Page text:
You might be surprised that Mk1 and Mk2 Ford Escorts are powered by four-cylinder engines. Listen to a bunch of them rip some burnouts and you'll think they run on angel trumpets.
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The Ford Escort name means very different things depending on which side of the pond you're from. For Europeans it's a classic, beloved small car with a rallying heritage that also gave birth to legends like the Escort Cosworth RS. For Americans, the Escort was kind of a shitbox.
Ford is kickin' it old school at the Shanghai Motor Show for 2013 with a new Escort Concept - "a name that stirs up thoughts of basic, affordable transportation rather than great driving dynamics or bold design" as we said in our initial preview of the small C-segment sedan. Or, as Ford puts it, "Customers in China described seeking a vehicle that is stylish - but not one that is arrogant or pretentious." Potato, potahto...
It's an interesting amalgam of design notes with Ford's recent and stylish hexagonal grille up front, flanked by some pretty busy LED light clusters and chrome-trimmed air intakes at the lower extremities of the fascia, but the Escort Concept is not altogether unattractive. Besides its external appearance, we really don't have much information to report - Ford has not yet hinted at what may be powering this little machine, but we'd expect something with four cylinders and less than 2.0 liters of displacement sending a modest number of horses to the front tires.
It probably goes without saying, but we don't expect to see this Escort make its way to the United States, since we already have the Focus and Fiesta battling it out in the econobox segment. That said, it's very likely to spawn a production model that will roll out here in China and in other developing market where multiple C-segment entries are becoming increasingly common. Check out our high-res image gallery of live images above, and let us know what you think of the car's styling, then scroll down below for the official press release.Permalink | Email this | Comments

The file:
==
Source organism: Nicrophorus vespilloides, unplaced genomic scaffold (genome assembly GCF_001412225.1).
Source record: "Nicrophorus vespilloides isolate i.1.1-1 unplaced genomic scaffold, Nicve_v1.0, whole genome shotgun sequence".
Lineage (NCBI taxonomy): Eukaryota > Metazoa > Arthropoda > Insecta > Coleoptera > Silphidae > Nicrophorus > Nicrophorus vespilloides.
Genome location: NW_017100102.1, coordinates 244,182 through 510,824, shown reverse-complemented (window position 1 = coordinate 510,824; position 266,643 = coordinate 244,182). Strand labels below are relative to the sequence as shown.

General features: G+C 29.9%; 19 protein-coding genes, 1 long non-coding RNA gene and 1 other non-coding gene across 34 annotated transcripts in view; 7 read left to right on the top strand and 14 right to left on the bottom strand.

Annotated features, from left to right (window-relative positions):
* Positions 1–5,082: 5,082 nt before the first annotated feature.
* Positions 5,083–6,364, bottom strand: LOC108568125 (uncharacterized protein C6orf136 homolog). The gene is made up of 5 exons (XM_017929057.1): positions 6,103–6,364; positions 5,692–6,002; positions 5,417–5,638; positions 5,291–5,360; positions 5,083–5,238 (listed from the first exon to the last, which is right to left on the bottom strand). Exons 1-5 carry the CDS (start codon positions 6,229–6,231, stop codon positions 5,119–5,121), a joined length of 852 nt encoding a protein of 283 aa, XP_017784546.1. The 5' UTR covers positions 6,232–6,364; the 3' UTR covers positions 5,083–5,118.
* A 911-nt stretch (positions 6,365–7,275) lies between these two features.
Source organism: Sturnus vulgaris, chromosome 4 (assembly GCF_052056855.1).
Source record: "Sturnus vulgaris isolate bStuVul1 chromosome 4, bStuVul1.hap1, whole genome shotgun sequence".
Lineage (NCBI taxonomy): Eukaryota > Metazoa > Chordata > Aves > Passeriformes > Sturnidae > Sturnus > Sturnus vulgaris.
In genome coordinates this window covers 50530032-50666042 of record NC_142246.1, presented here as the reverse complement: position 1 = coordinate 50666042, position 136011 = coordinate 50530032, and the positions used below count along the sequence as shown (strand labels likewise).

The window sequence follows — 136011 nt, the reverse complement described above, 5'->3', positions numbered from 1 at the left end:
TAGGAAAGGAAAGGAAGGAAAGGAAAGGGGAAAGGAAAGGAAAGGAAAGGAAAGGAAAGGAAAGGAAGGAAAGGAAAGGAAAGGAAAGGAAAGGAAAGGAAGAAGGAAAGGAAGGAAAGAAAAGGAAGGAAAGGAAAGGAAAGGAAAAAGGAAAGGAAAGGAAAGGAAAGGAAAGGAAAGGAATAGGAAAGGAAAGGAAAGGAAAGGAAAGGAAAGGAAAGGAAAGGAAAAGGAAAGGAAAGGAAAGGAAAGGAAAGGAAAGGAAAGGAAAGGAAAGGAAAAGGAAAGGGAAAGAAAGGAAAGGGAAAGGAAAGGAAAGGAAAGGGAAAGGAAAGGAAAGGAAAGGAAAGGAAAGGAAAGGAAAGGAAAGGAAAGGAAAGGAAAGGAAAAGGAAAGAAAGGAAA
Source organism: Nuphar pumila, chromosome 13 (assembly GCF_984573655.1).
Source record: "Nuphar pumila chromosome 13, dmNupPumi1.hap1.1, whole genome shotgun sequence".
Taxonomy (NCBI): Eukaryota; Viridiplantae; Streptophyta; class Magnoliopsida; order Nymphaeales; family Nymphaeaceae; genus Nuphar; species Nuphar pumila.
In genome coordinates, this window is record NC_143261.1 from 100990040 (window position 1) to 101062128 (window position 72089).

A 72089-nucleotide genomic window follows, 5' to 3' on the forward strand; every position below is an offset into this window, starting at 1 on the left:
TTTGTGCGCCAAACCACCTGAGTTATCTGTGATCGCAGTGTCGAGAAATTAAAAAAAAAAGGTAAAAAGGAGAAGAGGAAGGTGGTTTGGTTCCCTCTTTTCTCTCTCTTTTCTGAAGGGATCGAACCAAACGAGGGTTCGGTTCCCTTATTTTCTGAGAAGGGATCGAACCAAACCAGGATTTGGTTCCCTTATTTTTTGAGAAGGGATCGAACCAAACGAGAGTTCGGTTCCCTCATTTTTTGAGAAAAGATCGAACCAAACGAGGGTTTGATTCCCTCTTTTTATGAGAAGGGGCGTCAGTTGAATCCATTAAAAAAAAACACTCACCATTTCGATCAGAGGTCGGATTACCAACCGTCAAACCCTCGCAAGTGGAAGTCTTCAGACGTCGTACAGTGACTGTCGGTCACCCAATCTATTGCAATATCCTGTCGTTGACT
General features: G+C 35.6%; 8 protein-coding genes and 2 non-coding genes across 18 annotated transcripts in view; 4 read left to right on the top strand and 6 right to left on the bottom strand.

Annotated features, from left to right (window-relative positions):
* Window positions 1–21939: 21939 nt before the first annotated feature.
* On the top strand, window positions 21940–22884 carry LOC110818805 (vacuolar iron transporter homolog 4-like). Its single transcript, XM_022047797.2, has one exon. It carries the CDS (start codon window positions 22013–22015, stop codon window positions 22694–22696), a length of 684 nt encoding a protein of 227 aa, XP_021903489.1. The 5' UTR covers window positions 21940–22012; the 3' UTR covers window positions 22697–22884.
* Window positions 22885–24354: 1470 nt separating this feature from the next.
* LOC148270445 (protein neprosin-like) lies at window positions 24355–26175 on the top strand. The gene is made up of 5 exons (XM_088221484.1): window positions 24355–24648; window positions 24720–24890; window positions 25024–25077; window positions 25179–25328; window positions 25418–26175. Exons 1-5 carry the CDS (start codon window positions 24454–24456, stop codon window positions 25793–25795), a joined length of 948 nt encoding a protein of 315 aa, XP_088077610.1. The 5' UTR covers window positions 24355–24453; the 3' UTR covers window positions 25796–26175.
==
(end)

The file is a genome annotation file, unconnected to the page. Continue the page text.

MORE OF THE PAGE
Here's the thing about China: The folks buying cars there have a very different set of standards than shoppers in many other markets around the globe. While we all drool over hot metal with bold designs, and while we appreciate automakers going an extra step to inject even their cheapest offerings with aggressive and interesting cues, that sort of sheetmetal sex appeal doesn't always sell in the People's Republic. Case in point is Jaguar, which may be designing a more traditional-looking version of its XJ for the Chinese market, or more to the point of this story, Ford currently sells the less-exciting, last-generation Focus compact in China right alongside the new one.
So consider this new Shanghai-bound C-segment concept a preview of what's to come for that more traditional, budget-minded, less-sexy market. More proof of this pudding: Ford's even calling this concept the Escort - a nod to the Blue Oval's compact car days of yore, and a name that stirs up thoughts of basic, affordable transportation rather than great driving dynamics or bold design. "Customers in China described seeking a vehicle that is stylish - but not one that is arrogant or pretentious," Ford states. And this new Escort concept previews a possibility of providing exactly that for this rapidly expanding automotive market.
What you're looking at, then, is one of the most simple Ford designs we've seen of late, though it still incorporates all of the automaker's latest DNA. The signature hexagonal grille is front and center, flanked by attractive LED headlamps and chrome-rimmed foglamp housings. The entire car's design focuses on clean, smooth surfaces, with one strong character line flowing from front to back just below the beltline. We will say that the car looks decidedly more premium from the rear view, where narrow, horizontal taillamps with an LED accent give the car added visual width. Bland as it may be, it's a handsome little concept, though fear what would likely happen if all of the conceptual details get dumbed down for a production model.
We aren't able to see inside the concept, and no details have been released about what might lie under the hood. Ford is mostly using the Escort as a way to show Chinese customers what could be in store for a future product offering, especially since the automaker is committed to bringing 15 new products to China by the year 2015. Ford even plans to build five new plants in China by 2016 as part of a larger plan to open seven facilities throughout Asia-Pacific, with enough capacity to produce roughly 2.7 million vehicles annually in the region.
In addition to the Escort Concept, Ford will use the Shanghai Motor Show to debut the Chinese-market Mondeo, complete with its new 1.5-liter EcoBoost inline four-cylinder engine, as well as the new Fiesta ST. Scroll down for the full press blast.Permalink | Email this | Comments